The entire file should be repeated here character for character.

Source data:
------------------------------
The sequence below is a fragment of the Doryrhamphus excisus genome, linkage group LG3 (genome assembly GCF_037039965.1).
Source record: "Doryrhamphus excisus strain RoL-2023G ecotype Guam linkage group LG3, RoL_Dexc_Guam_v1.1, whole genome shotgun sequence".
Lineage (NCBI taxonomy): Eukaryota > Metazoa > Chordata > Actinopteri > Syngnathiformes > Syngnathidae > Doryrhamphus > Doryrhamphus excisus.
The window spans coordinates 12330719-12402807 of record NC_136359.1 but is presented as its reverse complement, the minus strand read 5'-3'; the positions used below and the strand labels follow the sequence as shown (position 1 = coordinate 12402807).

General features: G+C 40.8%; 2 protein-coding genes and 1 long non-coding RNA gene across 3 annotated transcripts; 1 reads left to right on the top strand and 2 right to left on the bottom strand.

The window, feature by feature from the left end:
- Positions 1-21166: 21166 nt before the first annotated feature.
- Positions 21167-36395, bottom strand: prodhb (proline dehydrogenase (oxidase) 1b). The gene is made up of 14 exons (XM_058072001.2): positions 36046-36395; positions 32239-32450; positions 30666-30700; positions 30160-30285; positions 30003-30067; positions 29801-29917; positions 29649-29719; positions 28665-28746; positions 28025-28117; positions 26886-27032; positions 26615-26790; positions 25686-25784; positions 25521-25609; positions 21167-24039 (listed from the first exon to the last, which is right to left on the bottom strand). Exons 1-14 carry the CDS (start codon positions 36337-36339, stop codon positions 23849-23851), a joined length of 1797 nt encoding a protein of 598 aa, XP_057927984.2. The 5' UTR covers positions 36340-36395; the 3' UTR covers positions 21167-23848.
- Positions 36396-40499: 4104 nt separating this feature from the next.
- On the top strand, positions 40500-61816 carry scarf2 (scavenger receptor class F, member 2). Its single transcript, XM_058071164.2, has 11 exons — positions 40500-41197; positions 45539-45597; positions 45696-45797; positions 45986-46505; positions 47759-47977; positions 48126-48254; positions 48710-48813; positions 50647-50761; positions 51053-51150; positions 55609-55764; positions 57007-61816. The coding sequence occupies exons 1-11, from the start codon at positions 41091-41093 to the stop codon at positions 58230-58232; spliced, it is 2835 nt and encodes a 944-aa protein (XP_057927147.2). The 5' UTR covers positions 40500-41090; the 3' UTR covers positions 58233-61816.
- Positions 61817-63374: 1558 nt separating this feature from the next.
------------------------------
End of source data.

The sequence below is a fragment of the Doryrhamphus excisus genome, linkage group LG3 (genome assembly GCF_037039965.1).
Source record: "Doryrhamphus excisus strain RoL-2023G ecotype Guam linkage group LG3, RoL_Dexc_Guam_v1.1, whole genome shotgun sequence".
Lineage (NCBI taxonomy): Eukaryota > Metazoa > Chordata > Actinopteri > Syngnathiformes > Syngnathidae > Doryrhamphus > Doryrhamphus excisus.
The window spans coordinates 12330719-12402807 of record NC_136359.1 but is presented as its reverse complement, the minus strand read 5'-3'; the positions used below and the strand labels follow the sequence as shown (position 1 = coordinate 12402807).

General features: G+C 40.8%; 2 protein-coding genes and 1 long non-coding RNA gene across 3 annotated transcripts; 1 reads left to right on the top strand and 2 right to left on the bottom strand.

The window, feature by feature from the left end:
- Positions 1-21166: 21166 nt before the first annotated feature.
- Positions 21167-36395, bottom strand: prodhb (proline dehydrogenase (oxidase) 1b). The gene is made up of 14 exons (XM_058072001.2): positions 36046-36395; positions 32239-32450; positions 30666-30700; positions 30160-30285; positions 30003-30067; positions 29801-29917; positions 29649-29719; positions 28665-28746; positions 28025-28117; positions 26886-27032; positions 26615-26790; positions 25686-25784; positions 25521-25609; positions 21167-24039 (listed from the first exon to the last, which is right to left on the bottom strand). Exons 1-14 carry the CDS (start codon positions 36337-36339, stop codon positions 23849-23851), a joined length of 1797 nt encoding a protein of 598 aa, XP_057927984.2. The 5' UTR covers positions 36340-36395; the 3' UTR covers positions 21167-23848.
- Positions 36396-40499: 4104 nt separating this feature from the next.
- On the top strand, positions 40500-61816 carry scarf2 (scavenger receptor class F, member 2). Its single transcript, XM_058071164.2, has 11 exons — positions 40500-41197; positions 45539-45597; positions 45696-45797; positions 45986-46505; positions 47759-47977; positions 48126-48254; positions 48710-48813; positions 50647-50761; positions 51053-51150; positions 55609-55764; positions 57007-61816. The coding sequence occupies exons 1-11, from the start codon at positions 41091-41093 to the stop codon at positions 58230-58232; spliced, it is 2835 nt and encodes a 944-aa protein (XP_057927147.2). The 5' UTR covers positions 40500-41090; the 3' UTR covers positions 58233-61816.
- Positions 61817-63374: 1558 nt separating this feature from the next.